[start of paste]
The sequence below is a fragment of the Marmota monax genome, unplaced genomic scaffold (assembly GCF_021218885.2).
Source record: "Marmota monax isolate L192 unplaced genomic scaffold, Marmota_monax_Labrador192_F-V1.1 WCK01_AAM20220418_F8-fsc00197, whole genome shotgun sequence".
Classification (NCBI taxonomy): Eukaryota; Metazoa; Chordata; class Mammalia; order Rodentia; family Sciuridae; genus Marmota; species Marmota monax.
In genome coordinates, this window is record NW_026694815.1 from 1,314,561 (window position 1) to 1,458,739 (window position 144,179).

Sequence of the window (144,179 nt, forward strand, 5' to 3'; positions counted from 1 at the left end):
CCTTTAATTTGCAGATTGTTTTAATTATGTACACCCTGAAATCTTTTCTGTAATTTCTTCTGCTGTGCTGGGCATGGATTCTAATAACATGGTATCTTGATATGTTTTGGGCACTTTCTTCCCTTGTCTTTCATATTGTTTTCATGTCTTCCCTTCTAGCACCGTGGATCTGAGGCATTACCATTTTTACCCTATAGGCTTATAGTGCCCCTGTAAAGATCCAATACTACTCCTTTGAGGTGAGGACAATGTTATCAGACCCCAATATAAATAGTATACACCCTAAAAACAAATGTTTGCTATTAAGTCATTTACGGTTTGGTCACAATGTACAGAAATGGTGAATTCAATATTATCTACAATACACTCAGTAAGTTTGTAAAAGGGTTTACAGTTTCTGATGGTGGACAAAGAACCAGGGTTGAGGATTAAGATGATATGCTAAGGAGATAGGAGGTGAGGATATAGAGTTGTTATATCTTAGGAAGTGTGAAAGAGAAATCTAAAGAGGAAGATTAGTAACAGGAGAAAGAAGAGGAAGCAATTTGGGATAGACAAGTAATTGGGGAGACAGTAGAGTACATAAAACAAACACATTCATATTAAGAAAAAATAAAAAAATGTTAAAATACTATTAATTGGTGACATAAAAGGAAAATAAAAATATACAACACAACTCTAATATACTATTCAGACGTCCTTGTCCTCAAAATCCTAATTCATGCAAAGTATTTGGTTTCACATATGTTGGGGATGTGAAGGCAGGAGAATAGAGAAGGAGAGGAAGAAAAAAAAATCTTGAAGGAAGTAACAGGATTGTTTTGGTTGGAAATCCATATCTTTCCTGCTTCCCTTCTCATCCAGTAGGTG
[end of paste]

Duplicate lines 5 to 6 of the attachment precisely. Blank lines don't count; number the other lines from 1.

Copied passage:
Sequence of the window (144,179 nt, forward strand, 5' to 3'; positions counted from 1 at the left end):
CCTTTAATTTGCAGATTGTTTTAATTATGTACACCCTGAAATCTTTTCTGTAATTTCTTCTGCTGTGCTGGGCATGGATTCTAATAACATGGTATCTTGATATGTTTTGGGCACTTTCTTCCCTTGTCTTTCATATTGTTTTCATGTCTTCCCTTCTAGCACCGTGGATCTGAGGCATTACCATTTTTACCCTATAGGCTTATAGTGCCCCTGTAAAGATCCAATACTACTCCTTTGAGGTGAGGACAATGTTATCAGACCCCAATATAAATAGTATACACCCTAAAAACAAATGTTTGCTATTAAGTCATTTACGGTTTGGTCACAATGTACAGAAATGGTGAATTCAATATTATCTACAATACACTCAGTAAGTTTGTAAAAGGGTTTACAGTTTCTGATGGTGGACAAAGAACCAGGGTTGAGGATTAAGATGATATGCTAAGGAGATAGGAGGTGAGGATATAGAGTTGTTATATCTTAGGAAGTGTGAAAGAGAAATCTAAAGAGGAAGATTAGTAACAGGAGAAAGAAGAGGAAGCAATTTGGGATAGACAAGTAATTGGGGAGACAGTAGAGTACATAAAACAAACACATTCATATTAAGAAAAAATAAAAAAATGTTAAAATACTATTAATTGGTGACATAAAAGGAAAATAAAAATATACAACACAACTCTAATATACTATTCAGACGTCCTTGTCCTCAAAATCCTAATTCATGCAAAGTATTTGGTTTCACATATGTTGGGGATGTGAAGGCAGGAGAATAGAGAAGGAGAGGAAGAAAAAAAAATCTTGAAGGAAGTAACAGGATTGTTTTGGTTGGAAATCCATATCTTTCCTGCTTCCCTTCTCATCCAGTAGGTG